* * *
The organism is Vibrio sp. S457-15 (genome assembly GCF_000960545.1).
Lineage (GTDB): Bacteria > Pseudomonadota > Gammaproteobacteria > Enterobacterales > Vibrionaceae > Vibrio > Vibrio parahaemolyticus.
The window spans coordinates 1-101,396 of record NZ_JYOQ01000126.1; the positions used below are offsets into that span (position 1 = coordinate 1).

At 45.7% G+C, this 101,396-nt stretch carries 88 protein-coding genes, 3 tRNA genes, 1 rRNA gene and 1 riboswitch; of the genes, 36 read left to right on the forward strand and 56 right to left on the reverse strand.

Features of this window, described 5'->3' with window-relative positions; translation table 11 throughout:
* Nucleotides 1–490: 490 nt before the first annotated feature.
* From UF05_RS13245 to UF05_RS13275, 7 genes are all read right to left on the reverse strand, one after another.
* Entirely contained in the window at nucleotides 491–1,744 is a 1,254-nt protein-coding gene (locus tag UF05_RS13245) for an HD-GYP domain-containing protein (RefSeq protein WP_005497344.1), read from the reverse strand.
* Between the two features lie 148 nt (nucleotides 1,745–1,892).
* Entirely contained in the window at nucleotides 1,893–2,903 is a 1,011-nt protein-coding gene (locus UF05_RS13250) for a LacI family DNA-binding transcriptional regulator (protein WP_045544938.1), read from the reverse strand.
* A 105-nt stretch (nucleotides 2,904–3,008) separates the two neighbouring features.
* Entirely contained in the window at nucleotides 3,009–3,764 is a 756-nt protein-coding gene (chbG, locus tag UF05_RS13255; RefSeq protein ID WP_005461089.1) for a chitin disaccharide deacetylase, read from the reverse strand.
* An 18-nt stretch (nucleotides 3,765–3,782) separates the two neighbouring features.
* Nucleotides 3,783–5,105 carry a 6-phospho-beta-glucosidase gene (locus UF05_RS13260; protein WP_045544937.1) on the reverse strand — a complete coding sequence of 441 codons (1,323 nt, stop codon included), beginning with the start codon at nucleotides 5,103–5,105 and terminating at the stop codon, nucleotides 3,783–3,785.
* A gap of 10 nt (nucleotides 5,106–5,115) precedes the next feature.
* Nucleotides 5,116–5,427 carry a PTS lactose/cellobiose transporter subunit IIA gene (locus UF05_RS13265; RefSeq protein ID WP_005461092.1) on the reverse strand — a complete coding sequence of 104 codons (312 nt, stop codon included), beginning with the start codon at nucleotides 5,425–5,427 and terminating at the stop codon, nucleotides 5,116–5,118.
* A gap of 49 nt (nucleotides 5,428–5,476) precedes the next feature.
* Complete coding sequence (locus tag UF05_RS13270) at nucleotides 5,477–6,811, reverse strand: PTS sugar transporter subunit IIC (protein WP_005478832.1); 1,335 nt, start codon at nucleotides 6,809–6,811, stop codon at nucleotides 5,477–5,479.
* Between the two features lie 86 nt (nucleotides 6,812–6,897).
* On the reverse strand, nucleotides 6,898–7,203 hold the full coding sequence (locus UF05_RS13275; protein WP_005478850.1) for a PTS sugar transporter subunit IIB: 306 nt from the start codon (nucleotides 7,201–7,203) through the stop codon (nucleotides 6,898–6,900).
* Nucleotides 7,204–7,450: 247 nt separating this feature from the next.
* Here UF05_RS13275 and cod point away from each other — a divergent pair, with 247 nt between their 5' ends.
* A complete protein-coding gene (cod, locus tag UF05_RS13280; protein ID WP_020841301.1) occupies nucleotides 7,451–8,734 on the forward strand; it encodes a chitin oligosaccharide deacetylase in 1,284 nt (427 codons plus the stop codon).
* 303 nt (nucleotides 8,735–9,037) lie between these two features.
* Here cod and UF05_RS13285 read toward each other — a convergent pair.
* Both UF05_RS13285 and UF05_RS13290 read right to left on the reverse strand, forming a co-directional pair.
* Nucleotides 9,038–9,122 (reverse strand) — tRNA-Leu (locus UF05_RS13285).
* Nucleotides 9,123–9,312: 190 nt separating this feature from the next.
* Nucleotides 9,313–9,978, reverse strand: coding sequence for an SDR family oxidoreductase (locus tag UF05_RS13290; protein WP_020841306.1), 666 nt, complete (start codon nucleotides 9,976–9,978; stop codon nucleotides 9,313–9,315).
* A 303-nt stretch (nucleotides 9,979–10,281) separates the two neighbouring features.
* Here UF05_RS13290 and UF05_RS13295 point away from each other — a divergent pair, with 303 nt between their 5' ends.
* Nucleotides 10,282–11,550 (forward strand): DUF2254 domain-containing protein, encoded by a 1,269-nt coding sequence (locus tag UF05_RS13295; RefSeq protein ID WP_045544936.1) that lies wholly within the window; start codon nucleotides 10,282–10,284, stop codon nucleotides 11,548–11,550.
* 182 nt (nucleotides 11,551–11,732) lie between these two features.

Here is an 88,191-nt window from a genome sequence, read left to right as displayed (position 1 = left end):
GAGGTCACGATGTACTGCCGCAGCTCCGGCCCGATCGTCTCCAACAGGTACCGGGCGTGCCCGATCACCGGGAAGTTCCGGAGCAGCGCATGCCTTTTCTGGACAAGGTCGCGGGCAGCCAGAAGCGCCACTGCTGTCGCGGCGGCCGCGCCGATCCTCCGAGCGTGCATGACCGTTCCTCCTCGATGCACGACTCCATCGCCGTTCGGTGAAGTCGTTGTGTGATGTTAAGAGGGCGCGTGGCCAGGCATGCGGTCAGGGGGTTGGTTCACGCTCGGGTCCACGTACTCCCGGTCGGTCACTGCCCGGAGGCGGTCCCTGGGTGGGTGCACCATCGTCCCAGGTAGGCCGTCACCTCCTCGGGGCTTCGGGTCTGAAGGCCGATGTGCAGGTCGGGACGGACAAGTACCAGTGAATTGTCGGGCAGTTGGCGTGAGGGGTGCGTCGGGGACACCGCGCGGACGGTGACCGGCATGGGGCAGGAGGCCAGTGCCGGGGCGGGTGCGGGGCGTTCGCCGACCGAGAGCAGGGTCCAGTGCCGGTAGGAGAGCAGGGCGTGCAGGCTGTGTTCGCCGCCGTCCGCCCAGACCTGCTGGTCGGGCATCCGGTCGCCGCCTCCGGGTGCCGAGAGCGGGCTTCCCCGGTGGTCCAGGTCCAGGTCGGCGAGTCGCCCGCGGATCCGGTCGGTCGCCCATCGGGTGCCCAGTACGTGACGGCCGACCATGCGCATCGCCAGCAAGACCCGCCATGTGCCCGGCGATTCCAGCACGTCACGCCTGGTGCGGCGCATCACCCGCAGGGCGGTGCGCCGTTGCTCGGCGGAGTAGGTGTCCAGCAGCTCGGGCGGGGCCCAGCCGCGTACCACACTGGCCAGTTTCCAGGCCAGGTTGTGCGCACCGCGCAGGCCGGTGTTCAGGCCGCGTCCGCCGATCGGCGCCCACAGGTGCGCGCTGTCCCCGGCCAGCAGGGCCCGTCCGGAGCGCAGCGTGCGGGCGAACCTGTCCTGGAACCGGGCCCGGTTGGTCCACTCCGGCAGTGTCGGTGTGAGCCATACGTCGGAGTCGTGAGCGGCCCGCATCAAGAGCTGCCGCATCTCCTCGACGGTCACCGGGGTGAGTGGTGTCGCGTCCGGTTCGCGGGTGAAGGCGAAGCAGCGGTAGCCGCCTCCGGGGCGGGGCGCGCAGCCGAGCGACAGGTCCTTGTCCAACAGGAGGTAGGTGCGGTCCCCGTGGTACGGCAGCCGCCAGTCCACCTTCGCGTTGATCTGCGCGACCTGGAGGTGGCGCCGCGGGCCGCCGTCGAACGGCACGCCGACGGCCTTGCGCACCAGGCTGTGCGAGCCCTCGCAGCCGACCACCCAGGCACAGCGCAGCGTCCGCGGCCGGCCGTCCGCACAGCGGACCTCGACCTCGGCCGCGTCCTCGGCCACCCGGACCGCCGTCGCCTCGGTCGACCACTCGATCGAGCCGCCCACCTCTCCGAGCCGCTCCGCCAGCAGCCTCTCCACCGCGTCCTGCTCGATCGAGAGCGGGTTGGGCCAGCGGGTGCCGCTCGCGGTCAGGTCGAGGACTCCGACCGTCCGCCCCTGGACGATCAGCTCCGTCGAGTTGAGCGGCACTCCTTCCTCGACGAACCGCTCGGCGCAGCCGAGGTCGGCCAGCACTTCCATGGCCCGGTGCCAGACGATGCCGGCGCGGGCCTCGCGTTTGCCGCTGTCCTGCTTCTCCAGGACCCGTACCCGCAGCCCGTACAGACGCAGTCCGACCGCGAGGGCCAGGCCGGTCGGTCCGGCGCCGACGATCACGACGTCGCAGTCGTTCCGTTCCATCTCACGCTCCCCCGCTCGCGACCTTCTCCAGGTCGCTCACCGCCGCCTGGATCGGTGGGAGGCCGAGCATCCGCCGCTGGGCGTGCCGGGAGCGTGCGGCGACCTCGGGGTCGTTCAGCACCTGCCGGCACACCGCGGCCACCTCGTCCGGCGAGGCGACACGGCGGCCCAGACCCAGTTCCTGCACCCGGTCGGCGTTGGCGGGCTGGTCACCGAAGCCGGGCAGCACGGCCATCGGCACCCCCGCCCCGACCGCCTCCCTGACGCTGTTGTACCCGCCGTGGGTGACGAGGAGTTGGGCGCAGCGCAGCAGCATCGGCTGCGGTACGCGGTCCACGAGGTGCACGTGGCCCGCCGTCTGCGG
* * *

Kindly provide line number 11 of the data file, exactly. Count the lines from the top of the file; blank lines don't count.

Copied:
* A 105-nt stretch (nucleotides 2,904–3,008) separates the two neighbouring features.